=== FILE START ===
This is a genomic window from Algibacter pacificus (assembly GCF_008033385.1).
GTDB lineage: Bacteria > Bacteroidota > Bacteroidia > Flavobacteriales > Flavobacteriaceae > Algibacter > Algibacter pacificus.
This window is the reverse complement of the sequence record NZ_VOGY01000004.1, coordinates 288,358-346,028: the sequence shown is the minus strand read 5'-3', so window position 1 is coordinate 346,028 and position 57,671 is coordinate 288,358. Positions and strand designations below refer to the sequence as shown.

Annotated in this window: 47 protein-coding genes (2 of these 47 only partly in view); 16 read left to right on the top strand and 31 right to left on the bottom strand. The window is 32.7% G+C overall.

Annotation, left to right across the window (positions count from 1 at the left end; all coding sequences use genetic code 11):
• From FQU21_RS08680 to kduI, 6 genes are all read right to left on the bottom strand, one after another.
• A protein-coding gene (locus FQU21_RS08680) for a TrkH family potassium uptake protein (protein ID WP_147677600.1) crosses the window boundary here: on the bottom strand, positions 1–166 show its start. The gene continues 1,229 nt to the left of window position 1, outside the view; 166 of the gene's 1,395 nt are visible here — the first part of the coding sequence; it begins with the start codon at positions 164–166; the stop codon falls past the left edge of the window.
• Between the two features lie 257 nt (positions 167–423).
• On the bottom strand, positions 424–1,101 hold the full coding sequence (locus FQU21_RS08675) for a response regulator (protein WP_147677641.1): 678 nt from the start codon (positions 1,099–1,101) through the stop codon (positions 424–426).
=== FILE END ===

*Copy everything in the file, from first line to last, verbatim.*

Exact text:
This is a genomic window from Algibacter pacificus (assembly GCF_008033385.1).
GTDB lineage: Bacteria > Bacteroidota > Bacteroidia > Flavobacteriales > Flavobacteriaceae > Algibacter > Algibacter pacificus.
This window is the reverse complement of the sequence record NZ_VOGY01000004.1, coordinates 288,358-346,028: the sequence shown is the minus strand read 5'-3', so window position 1 is coordinate 346,028 and position 57,671 is coordinate 288,358. Positions and strand designations below refer to the sequence as shown.

Annotated in this window: 47 protein-coding genes (2 of these 47 only partly in view); 16 read left to right on the top strand and 31 right to left on the bottom strand. The window is 32.7% G+C overall.

Annotation, left to right across the window (positions count from 1 at the left end; all coding sequences use genetic code 11):
• From FQU21_RS08680 to kduI, 6 genes are all read right to left on the bottom strand, one after another.
• A protein-coding gene (locus FQU21_RS08680) for a TrkH family potassium uptake protein (protein ID WP_147677600.1) crosses the window boundary here: on the bottom strand, positions 1–166 show its start. The gene continues 1,229 nt to the left of window position 1, outside the view; 166 of the gene's 1,395 nt are visible here — the first part of the coding sequence; it begins with the start codon at positions 164–166; the stop codon falls past the left edge of the window.
• Between the two features lie 257 nt (positions 167–423).
• On the bottom strand, positions 424–1,101 hold the full coding sequence (locus FQU21_RS08675) for a response regulator (protein WP_147677641.1): 678 nt from the start codon (positions 1,099–1,101) through the stop codon (positions 424–426).